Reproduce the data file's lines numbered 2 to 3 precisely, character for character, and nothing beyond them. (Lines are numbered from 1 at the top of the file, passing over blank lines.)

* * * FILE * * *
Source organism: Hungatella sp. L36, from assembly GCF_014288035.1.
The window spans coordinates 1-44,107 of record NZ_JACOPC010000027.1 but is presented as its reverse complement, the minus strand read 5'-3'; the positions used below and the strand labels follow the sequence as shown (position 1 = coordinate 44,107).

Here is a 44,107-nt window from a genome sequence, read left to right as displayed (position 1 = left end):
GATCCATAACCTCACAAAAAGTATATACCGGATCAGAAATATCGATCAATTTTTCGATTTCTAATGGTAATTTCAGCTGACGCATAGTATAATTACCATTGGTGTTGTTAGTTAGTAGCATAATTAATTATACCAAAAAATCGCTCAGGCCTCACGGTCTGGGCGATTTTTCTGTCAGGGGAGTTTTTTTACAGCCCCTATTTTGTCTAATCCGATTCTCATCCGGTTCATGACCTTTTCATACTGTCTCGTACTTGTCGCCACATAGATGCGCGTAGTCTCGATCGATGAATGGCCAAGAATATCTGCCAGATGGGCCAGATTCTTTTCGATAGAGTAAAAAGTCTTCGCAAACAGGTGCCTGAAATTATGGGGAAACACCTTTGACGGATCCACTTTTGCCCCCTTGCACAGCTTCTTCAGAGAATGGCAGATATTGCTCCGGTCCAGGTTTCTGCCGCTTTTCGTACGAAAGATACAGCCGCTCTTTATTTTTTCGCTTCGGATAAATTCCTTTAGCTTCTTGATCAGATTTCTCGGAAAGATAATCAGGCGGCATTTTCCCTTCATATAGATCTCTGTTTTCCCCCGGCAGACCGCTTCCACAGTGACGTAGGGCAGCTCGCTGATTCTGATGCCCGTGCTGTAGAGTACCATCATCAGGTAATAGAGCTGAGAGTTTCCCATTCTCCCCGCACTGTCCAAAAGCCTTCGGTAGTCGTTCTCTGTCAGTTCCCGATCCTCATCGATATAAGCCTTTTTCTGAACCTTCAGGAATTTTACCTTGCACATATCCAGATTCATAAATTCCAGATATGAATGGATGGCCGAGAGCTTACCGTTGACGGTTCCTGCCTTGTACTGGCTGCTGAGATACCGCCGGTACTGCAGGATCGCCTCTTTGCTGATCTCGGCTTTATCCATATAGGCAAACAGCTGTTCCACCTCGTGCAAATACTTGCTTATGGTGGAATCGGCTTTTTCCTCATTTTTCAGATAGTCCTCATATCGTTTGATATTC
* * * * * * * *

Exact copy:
The window spans coordinates 1-44,107 of record NZ_JACOPC010000027.1 but is presented as its reverse complement, the minus strand read 5'-3'; the positions used below and the strand labels follow the sequence as shown (position 1 = coordinate 44,107).

Here is a 44,107-nt window from a genome sequence, read left to right as displayed (position 1 = left end):